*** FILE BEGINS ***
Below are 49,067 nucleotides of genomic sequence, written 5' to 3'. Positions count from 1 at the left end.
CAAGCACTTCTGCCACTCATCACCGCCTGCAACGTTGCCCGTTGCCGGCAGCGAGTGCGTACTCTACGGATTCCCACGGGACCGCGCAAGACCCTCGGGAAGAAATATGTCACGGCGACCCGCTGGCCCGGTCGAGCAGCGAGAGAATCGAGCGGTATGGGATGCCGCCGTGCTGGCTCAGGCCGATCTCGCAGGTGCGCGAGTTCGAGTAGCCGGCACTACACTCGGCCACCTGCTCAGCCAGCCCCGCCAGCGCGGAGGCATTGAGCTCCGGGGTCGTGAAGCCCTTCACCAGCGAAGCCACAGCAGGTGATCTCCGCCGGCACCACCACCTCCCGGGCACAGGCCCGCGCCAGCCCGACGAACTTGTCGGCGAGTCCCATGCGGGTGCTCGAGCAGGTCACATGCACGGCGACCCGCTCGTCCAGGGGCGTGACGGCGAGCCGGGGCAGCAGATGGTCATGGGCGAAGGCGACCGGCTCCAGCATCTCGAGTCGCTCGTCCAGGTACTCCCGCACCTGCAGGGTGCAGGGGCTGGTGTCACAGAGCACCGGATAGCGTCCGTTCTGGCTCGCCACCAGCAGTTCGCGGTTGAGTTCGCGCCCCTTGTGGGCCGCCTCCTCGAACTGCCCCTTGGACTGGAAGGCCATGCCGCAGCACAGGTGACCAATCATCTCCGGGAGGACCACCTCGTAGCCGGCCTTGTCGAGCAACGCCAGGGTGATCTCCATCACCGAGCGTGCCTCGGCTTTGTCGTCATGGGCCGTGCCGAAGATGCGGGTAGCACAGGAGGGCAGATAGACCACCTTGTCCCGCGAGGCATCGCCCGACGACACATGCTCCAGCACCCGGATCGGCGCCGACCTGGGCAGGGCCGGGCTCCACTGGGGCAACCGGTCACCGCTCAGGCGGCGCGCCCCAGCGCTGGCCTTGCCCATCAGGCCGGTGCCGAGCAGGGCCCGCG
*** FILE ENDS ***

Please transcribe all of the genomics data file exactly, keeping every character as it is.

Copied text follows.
Below are 49,067 nucleotides of genomic sequence, written 5' to 3'. Positions count from 1 at the left end.
CAAGCACTTCTGCCACTCATCACCGCCTGCAACGTTGCCCGTTGCCGGCAGCGAGTGCGTACTCTACGGATTCCCACGGGACCGCGCAAGACCCTCGGGAAGAAATATGTCACGGCGACCCGCTGGCCCGGTCGAGCAGCGAGAGAATCGAGCGGTATGGGATGCCGCCGTGCTGGCTCAGGCCGATCTCGCAGGTGCGCGAGTTCGAGTAGCCGGCACTACACTCGGCCACCTGCTCAGCCAGCCCCGCCAGCGCGGAGGCATTGAGCTCCGGGGTCGTGAAGCCCTTCACCAGCGAAGCCACAGCAGGTGATCTCCGCCGGCACCACCACCTCCCGGGCACAGGCCCGCGCCAGCCCGACGAACTTGTCGGCGAGTCCCATGCGGGTGCTCGAGCAGGTCACATGCACGGCGACCCGCTCGTCCAGGGGCGTGACGGCGAGCCGGGGCAGCAGATGGTCATGGGCGAAGGCGACCGGCTCCAGCATCTCGAGTCGCTCGTCCAGGTACTCCCGCACCTGCAGGGTGCAGGGGCTGGTGTCACAGAGCACCGGATAGCGTCCGTTCTGGCTCGCCACCAGCAGTTCGCGGTTGAGTTCGCGCCCCTTGTGGGCCGCCTCCTCGAACTGCCCCTTGGACTGGAAGGCCATGCCGCAGCACAGGTGACCAATCATCTCCGGGAGGACCACCTCGTAGCCGGCCTTGTCGAGCAACGCCAGGGTGATCTCCATCACCGAGCGTGCCTCGGCTTTGTCGTCATGGGCCGTGCCGAAGATGCGGGTAGCACAGGAGGGCAGATAGACCACCTTGTCCCGCGAGGCATCGCCCGACGACACATGCTCCAGCACCCGGATCGGCGCCGACCTGGGCAGGGCCGGGCTCCACTGGGGCAACCGGTCACCGCTCAGGCGGCGCGCCCCAGCGCTGGCCTTGCCCATCAGGCCGGTGCCGAGCAGGGCCCGCG